The origin of the twin villages of Larbert and Stenhousemuir lies somewhere in those dark ages when the nation of Scotland was beginning to emerge from the amalgam of Pict and Scot, Angle and Briton. We know that the crossing point of the Carron River was important to the Romans and that the road they constructed from Watling Lodge on the Antonine Wall at Camelon crossed the river by a bridge located somewhere near the present Larbert Old Parish Church. Traces of this road were still identifiable in the Torwood as late as the 18th century and the high and dry land above the road and river crossing probably housed a settlement of some kind from the earliest days.
At some stage a Christian community was established in the area with a chapel which like its counterpart in Falkirk was handed over by the Bishop of St Andrews to the Augustinian Canons as a gift in the year 1160. This time it was the priests of Cambuskenneth rather than Holyrood who received the ‘chapels of Donypas and Lethbert’, a present they retained for almost four hundred years! Incredible as it seems, this ancient linkage between Larbert and Dunipace survived until 1962 despite the strains of both Reformation and industrial revolution which elsewhere tore apart the religious and social fabric of the nation. And despite the mutual suspicion and open hostility between the two ‘united parishes’ which surfaced from time to time over the centuries!
Of the chapel itself we know only that around 1450 a new plain building appeared on the site of the present Kirkyard and that either before or in the immediate aftermath of the Reformation it fell into disrepair. Beyond that we have little information about the Larbert area before the 16th century but we can be sure that the turbulent relations between powerful feudal families which were the norm throughout lowland Scotland did not pass by the Larbert area.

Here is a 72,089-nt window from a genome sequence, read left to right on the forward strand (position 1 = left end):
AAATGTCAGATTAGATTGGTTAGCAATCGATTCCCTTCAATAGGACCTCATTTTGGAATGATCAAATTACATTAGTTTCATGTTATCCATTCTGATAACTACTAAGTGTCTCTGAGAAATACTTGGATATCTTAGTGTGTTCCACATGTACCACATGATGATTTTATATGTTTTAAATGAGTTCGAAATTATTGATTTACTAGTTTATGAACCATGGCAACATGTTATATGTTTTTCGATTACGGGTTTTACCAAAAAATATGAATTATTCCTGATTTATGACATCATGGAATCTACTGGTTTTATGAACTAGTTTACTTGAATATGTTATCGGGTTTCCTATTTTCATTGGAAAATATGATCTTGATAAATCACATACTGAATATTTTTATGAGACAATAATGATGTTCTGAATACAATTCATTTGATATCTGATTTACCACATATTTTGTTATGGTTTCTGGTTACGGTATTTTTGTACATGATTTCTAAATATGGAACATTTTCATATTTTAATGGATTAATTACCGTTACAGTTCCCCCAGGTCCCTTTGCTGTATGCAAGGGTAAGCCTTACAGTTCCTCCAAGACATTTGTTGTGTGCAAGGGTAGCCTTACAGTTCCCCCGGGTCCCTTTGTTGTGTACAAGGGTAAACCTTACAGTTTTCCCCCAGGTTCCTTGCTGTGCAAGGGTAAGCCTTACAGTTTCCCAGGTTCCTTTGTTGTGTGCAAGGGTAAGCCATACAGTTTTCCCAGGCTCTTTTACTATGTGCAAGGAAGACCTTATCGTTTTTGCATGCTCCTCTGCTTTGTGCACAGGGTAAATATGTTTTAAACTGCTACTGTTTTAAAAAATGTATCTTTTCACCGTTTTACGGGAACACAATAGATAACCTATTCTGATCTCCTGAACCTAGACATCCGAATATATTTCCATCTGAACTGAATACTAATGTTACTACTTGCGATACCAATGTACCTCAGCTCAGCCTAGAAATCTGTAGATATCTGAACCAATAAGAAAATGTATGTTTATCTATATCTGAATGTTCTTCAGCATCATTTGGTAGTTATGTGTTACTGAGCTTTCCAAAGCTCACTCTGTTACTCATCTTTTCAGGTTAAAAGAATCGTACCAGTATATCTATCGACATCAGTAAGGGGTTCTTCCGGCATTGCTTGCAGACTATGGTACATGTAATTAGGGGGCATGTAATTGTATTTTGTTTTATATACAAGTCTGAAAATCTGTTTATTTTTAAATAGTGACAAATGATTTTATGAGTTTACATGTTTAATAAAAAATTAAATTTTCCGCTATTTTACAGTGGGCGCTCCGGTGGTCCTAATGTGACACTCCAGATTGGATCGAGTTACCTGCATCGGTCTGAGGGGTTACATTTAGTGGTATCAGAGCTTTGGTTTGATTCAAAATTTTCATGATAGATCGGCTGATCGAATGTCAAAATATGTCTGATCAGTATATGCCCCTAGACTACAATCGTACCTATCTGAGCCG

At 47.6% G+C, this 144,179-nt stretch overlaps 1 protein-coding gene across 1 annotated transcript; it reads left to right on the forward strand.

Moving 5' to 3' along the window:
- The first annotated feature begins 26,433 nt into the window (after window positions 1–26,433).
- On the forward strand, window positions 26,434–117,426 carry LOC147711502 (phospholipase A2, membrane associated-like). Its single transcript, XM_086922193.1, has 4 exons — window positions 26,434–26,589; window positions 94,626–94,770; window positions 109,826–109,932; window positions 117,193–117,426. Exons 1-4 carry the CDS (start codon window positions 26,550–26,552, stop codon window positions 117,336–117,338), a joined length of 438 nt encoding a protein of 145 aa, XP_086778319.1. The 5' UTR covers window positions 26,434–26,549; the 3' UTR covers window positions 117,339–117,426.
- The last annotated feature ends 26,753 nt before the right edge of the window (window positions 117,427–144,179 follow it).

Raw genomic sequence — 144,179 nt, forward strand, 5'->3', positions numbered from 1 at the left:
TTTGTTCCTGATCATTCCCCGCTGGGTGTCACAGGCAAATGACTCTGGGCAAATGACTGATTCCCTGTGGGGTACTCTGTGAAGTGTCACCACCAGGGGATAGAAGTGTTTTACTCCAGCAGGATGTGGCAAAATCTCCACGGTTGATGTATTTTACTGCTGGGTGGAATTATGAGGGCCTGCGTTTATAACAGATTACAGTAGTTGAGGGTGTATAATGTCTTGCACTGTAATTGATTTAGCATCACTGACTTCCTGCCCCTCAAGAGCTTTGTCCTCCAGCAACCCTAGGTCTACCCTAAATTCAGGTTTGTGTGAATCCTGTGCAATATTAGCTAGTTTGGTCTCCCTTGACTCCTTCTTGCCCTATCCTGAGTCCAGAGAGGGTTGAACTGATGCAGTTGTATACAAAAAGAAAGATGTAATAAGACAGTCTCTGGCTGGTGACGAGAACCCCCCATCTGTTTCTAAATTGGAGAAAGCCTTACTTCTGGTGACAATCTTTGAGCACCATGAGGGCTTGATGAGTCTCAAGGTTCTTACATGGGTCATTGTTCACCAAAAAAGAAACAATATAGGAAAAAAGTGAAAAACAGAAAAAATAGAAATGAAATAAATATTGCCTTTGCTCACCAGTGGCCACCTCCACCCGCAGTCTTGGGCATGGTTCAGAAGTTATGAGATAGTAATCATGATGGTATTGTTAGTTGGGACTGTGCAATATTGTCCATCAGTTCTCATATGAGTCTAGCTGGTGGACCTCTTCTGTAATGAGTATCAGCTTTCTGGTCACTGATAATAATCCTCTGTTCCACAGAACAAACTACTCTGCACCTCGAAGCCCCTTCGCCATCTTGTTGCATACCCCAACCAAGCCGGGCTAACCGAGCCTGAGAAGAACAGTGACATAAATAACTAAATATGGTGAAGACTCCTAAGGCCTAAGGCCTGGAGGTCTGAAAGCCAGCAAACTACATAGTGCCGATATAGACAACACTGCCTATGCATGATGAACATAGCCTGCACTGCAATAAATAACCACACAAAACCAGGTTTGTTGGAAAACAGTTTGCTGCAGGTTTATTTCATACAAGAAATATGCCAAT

The Foresters of Garden who from the 1400s were the keepers of the valuable and strategically important royal forest of Torwood, the Bruces of Airth Castle, later also Stenhouse and Kinnaird, and the neighbouring Livingstons of Callendar shared the territory between them, at times in harmonious alliance and at others through bitter feud and conflict with much blood shed on both sides.
On the slopes of the ancient wood stand the remains of Torwood Castle, the last surviving symbol of Forester power. It was built in 1566 for Sir Alexander Forester and its size and construction confirm the status of its lord and the dangerous times in which he and his family lived. The building was acquired in the 1950s by Mr Gordon Millar who spent the last forty years of his life working mostly on his own to recover and then restore the stonework of the castle.
He was his own architect and mason, labourer and joiner and under his patient hand the building has been saved from the fate which has befallen many such ruins. If some parts of the restoration seem a little unusual that is a small price to pay for the love and protection poured out on this one place by a most remarkable man. A newly formed Trust is helping to ensure that the castle survives in the future.
One historic building which did not survive is Stenhouse, the early 17th century home of the Bruces which was a splendid Scottish baronial building. It survived until the 1960s before being demolished despite being a listed building. It stood to the north of Carron Company who were its last owners in the vacinity of the present Lodge Drive, just yards from the site of the Roman monument, Arthur’s O’on, demolished by Bruce of Stenhouse in 1743. The Bruce family also owned Kinnaird House and the present building is the third to stand on the same site – it was two of the Kinnaird Bruces who figured most prominently in the subsequent story of Larbert and Stenhousemuir.